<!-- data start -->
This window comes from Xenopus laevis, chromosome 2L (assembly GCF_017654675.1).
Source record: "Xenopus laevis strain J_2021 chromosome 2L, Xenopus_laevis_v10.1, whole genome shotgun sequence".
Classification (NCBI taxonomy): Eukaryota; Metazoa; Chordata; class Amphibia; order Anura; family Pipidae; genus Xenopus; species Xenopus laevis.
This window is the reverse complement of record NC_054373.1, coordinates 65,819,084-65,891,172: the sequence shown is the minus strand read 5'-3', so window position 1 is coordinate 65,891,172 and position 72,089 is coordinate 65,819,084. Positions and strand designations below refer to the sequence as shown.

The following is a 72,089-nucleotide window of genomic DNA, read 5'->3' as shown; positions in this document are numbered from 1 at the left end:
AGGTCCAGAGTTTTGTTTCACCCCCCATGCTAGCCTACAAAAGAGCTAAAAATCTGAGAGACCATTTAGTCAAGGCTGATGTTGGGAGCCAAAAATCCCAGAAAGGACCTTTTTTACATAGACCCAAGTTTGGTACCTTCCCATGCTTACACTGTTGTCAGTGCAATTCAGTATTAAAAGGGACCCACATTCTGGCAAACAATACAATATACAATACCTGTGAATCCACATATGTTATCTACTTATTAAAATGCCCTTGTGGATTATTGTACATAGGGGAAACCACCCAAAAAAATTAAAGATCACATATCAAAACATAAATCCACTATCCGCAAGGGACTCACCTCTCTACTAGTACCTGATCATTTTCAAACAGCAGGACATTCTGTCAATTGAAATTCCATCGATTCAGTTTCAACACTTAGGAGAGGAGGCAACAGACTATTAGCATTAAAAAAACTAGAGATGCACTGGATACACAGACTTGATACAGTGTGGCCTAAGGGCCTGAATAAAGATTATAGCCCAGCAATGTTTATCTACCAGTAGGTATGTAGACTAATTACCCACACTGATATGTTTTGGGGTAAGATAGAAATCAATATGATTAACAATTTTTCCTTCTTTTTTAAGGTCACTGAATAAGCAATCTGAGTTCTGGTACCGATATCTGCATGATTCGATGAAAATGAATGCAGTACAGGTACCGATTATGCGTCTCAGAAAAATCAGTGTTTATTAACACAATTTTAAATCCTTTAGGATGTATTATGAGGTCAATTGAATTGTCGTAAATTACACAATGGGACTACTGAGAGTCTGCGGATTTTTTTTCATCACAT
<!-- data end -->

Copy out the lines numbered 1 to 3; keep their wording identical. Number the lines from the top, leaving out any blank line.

This window comes from Xenopus laevis, chromosome 2L (assembly GCF_017654675.1).
Source record: "Xenopus laevis strain J_2021 chromosome 2L, Xenopus_laevis_v10.1, whole genome shotgun sequence".
Classification (NCBI taxonomy): Eukaryota; Metazoa; Chordata; class Amphibia; order Anura; family Pipidae; genus Xenopus; species Xenopus laevis.